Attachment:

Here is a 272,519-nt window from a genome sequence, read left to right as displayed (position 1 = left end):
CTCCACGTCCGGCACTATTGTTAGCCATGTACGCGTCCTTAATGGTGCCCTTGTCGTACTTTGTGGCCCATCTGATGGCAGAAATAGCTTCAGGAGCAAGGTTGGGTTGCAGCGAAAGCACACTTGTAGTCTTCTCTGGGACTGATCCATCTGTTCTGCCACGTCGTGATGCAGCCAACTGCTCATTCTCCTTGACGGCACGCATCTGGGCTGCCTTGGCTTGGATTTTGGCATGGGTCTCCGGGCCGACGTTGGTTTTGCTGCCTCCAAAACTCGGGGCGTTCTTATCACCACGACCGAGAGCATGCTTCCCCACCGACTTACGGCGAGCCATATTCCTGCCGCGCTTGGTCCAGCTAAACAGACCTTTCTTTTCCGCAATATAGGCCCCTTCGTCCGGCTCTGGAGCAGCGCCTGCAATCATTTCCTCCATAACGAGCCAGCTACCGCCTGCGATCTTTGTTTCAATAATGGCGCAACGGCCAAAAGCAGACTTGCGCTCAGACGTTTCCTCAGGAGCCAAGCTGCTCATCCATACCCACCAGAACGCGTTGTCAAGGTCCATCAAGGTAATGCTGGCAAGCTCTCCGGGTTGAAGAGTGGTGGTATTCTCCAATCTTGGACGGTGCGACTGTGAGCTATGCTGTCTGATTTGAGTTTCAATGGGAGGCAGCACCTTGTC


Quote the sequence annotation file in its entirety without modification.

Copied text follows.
Here is a 272,519-nt window from a genome sequence, read left to right as displayed (position 1 = left end):
CTCCACGTCCGGCACTATTGTTAGCCATGTACGCGTCCTTAATGGTGCCCTTGTCGTACTTTGTGGCCCATCTGATGGCAGAAATAGCTTCAGGAGCAAGGTTGGGTTGCAGCGAAAGCACACTTGTAGTCTTCTCTGGGACTGATCCATCTGTTCTGCCACGTCGTGATGCAGCCAACTGCTCATTCTCCTTGACGGCACGCATCTGGGCTGCCTTGGCTTGGATTTTGGCATGGGTCTCCGGGCCGACGTTGGTTTTGCTGCCTCCAAAACTCGGGGCGTTCTTATCACCACGACCGAGAGCATGCTTCCCCACCGACTTACGGCGAGCCATATTCCTGCCGCGCTTGGTCCAGCTAAACAGACCTTTCTTTTCCGCAATATAGGCCCCTTCGTCCGGCTCTGGAGCAGCGCCTGCAATCATTTCCTCCATAACGAGCCAGCTACCGCCTGCGATCTTTGTTTCAATAATGGCGCAACGGCCAAAAGCAGACTTGCGCTCAGACGTTTCCTCAGGAGCCAAGCTGCTCATCCATACCCACCAGAACGCGTTGTCAAGGTCCATCAAGGTAATGCTGGCAAGCTCTCCGGGTTGAAGAGTGGTGGTATTCTCCAATCTTGGACGGTGCGACTGTGAGCTATGCTGTCTGATTTGAGTTTCAATGGGAGGCAGCACCTTGTC